Does the Difference Between Eastern and Western Learning Styles Impact English Practices?

In 2012 National Public Radio's Alix Spiegel wrote an excellent article about how differently Western and East Asian cultures approach the learning process. Struggle For Smarts? How Eastern and Western Cultures Tackle Learning describes the experience of Asian students compared with their U.S. counterparts as observed by psychologists specialized in learning.

As a graduate student, psychologist Jim Stigler went to East Asia to research teaching methods and learn more about the differences between Eastern and Western learning styles. While observing a math class in Japan, he was struck by how struggling students were perceived as successful learners. This, in turn, had an impact on how students behaved. Instead of giving up when presented with an impossible math problem, the students persisted and accepted that learning is a process.

In the East, struggle is seen as part of the learning process. True success means not giving up and working hard.

In the West, it is a sign of weakness or lower ability. I remember when I was in school the teachers would put an emphasis on how you are either gifted or not. Struggling students were seen as failures.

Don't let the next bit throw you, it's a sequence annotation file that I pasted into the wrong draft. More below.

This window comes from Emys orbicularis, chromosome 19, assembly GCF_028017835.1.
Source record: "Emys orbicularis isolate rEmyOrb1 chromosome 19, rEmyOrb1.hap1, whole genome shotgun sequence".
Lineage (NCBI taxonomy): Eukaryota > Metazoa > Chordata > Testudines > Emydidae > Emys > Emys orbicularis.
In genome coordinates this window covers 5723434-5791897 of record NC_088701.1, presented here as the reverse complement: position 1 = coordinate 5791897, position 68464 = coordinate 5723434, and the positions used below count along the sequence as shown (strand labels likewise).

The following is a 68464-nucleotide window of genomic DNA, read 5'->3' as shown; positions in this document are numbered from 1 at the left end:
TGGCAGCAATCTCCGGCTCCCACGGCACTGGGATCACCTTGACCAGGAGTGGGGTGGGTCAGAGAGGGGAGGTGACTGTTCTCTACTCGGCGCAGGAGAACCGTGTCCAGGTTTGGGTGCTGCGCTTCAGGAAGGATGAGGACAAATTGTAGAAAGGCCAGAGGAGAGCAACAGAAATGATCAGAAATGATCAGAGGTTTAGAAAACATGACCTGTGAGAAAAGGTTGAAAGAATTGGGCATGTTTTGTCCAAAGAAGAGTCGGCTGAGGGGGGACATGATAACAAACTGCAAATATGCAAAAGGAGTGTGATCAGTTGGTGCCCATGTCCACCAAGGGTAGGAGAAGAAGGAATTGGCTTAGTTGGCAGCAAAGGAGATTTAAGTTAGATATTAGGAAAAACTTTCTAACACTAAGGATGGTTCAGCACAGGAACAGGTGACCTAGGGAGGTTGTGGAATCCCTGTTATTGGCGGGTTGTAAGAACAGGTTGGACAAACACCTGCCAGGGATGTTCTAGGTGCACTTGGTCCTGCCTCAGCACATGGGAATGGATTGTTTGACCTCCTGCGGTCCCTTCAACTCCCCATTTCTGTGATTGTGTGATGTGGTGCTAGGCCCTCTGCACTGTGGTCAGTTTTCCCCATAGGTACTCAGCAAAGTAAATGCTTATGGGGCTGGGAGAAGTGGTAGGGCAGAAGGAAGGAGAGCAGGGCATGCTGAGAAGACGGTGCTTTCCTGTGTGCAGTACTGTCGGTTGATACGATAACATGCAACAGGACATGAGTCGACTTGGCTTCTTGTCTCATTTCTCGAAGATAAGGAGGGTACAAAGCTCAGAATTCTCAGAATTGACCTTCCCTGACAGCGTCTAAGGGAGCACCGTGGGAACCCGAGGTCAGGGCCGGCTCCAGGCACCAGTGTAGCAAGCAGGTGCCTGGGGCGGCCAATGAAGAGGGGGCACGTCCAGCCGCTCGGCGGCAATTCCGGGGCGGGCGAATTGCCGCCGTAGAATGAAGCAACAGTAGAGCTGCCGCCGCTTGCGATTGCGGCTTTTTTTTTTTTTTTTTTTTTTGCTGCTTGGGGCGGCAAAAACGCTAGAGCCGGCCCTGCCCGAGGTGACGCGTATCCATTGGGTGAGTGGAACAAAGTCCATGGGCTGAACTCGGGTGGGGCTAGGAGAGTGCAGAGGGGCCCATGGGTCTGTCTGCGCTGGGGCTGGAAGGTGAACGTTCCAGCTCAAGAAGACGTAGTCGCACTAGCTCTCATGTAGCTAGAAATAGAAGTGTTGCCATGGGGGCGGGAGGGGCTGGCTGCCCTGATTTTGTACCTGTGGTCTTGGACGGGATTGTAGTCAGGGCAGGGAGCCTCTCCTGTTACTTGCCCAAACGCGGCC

What are other noticeable differences between Eastern and Western learning styles?

Aside from this story, researchers have also found stark differences between the Eastern and Western learning styles. Overall, Eastern philosophy values education and views the learning process as a fundamental purpose of life. Learning is perceived as a life-long process in the Eastern tradition, rather than something you are finished with at some point in your life.

The commitment to the learning process and diligence in seeking knowledge are two characteristics that separate Eastern and Western learning philosophies.

How do learning styles impact English lessons?

The key question for me as an English coach working with clients from all over the world is whether my students come from a culture where struggle is seen in a positive or negative light. Is it a sign of lower ability or an indication of a student’s determination? In other words, is the "struggle for smarts" only valued when it comes easy to a student; or is it perceived as a strength when a student persists despite lots of learning obstacles?

The answer to these questions is extremely important when it comes to how my clients experience language learning. Do they doubt themselves when they do not immediately remember a new expression or master a grammatical concept; or do they just go with the flow and embrace the process?

Learning English doesn’t happen overnight. It not only requires persistence but also the overcoming of emotional barriers that come with language learning.

Marike Korn